REEVES: How many different jobs have you applied for?
JAMIL: I've been applying at roadways, highways, motorways, airports, buildings department, irrigation department and didn't get a job.
REEVES: How many applications - 10, 15?
JAMIL: No, it's a thousand.
REEVES: You've made thousands of applications?
REEVES: Jamil's father couldn't pull any strings to help him. He's a blacksmith. Jamil says he heard from a friend about a vacancy on a highway construction project. And when he was hired, it felt like winning the lottery. When you're young and single and get your first pay packet, it's party time, right?
Not for Jamil. He earns the equivalent of $150 a month. He says he must send every dime home to help pay for his sisters' weddings, except for $5, which he keeps as fun money. We chat and look out of the window at a countryside still governed by tradition.
There's sugar cane. There are mango groves. There are stagnant pongs. There are donkeys and children and goats and sheep and small mud villages, half mud half brick, and palm trees and paddy fields and lots of little pathways, little mud paths running across the landscape, which is mostly flat.
Roughly 200 million people live out in that landscape. More than half are 25 or under. If they can't find a toehold in society, they could easily fall prey to Islamist extremists. Militant groups are very active here. Khawar Ajaz sees that firsthand.
KHAWAR AJAZ: Danger - very dangerous.
(Foreign language spoken).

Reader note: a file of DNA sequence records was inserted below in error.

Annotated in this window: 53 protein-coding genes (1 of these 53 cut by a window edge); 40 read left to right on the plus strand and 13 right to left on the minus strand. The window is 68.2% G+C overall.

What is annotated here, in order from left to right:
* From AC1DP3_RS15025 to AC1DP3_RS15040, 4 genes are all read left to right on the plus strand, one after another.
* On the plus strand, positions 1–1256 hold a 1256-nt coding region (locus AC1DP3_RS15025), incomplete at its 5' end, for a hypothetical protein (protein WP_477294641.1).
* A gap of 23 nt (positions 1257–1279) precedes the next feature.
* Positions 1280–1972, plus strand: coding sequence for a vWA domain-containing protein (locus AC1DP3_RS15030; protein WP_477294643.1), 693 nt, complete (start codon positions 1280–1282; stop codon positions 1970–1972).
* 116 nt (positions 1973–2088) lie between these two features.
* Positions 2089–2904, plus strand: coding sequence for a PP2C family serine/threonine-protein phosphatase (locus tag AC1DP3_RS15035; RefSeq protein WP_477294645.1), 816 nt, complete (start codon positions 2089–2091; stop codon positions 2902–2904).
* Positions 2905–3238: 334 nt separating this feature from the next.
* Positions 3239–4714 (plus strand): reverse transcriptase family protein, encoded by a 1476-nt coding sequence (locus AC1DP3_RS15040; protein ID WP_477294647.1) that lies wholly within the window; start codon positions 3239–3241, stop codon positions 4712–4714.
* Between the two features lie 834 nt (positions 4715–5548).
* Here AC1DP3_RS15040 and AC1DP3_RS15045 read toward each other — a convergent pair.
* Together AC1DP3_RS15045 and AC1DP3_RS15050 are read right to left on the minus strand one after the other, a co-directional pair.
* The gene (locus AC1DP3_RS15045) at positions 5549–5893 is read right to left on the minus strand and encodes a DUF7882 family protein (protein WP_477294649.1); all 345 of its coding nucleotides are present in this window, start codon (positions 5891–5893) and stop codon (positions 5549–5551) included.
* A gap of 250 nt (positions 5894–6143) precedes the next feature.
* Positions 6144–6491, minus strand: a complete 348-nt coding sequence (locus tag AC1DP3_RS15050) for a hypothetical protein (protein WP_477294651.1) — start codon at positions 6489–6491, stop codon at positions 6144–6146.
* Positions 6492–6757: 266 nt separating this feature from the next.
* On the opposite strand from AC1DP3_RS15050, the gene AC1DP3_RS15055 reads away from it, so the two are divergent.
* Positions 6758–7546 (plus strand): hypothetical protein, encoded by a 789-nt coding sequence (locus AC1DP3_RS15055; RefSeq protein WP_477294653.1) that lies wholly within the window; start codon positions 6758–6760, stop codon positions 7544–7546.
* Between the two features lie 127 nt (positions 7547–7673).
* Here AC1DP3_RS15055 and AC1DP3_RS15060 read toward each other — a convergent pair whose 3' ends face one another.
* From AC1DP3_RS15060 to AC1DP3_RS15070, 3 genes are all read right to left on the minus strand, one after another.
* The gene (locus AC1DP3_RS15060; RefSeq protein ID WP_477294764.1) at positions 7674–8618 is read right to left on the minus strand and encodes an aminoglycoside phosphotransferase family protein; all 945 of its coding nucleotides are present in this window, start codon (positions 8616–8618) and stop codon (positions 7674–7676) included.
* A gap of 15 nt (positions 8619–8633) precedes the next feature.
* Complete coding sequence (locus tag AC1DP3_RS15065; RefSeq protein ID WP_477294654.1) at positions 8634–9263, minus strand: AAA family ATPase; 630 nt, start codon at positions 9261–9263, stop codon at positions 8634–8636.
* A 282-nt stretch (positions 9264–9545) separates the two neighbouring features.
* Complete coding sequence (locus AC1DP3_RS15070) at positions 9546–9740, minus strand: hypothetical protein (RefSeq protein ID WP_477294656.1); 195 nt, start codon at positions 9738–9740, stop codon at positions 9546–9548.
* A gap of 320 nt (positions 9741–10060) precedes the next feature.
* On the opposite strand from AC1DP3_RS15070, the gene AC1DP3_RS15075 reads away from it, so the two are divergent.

REEVES: Ajaz is a cop. He started out two years ago as a constable. He's just been promoted, so he's on his way to a training course. Ajaz is 25. His parents died when he was in his teens. He says he has no political connections or money, and that means he knows precisely how high his career will take him.
AJAZ: (Through interpreter) I can go up to ASI, assistant sub-inspector. I am a poor man. You have to grease the palms of someone if you want to go beyond that.
REEVES: Ajaz says an assistant sub-inspector in the police is paid $400 a month.
And you'll be happy with that?
AJAZ: Sir, very happy, sir.
REEVES: That seems strange to me. Why not push against that ceiling? Yet what matters to Ajaz is that his job is permanent.
You feel safe in this job?
AJAZ: My - my kitchen is safe (laughter).
REEVES: Ajaz is thinking about his sons. Being a policeman gives him some social clout. He believes that will eventually make it easier for his boys to find work and secure that precious toehold.
AJAZ: (Through interpreter) This will be a plus point for them because of my job as a policeman.
REEVES: To get ahead in Pakistan, you have to think ahead. Farooq Ansari from the pharmaceutical company is twice Ajaz's age, but he has teenage kids and knows that young people are under a lot of pressure.
ANSARI: They are worried about their country. In this sort of condition, in this sort of political culture, they are feeling that we are going towards destruction.
REEVES: We arrive in Multan. Ansari steps off our train into a world that seems to need his anxiety meds. Philip Reeves, NPR News. Transcript provided by NPR, Copyright NPR.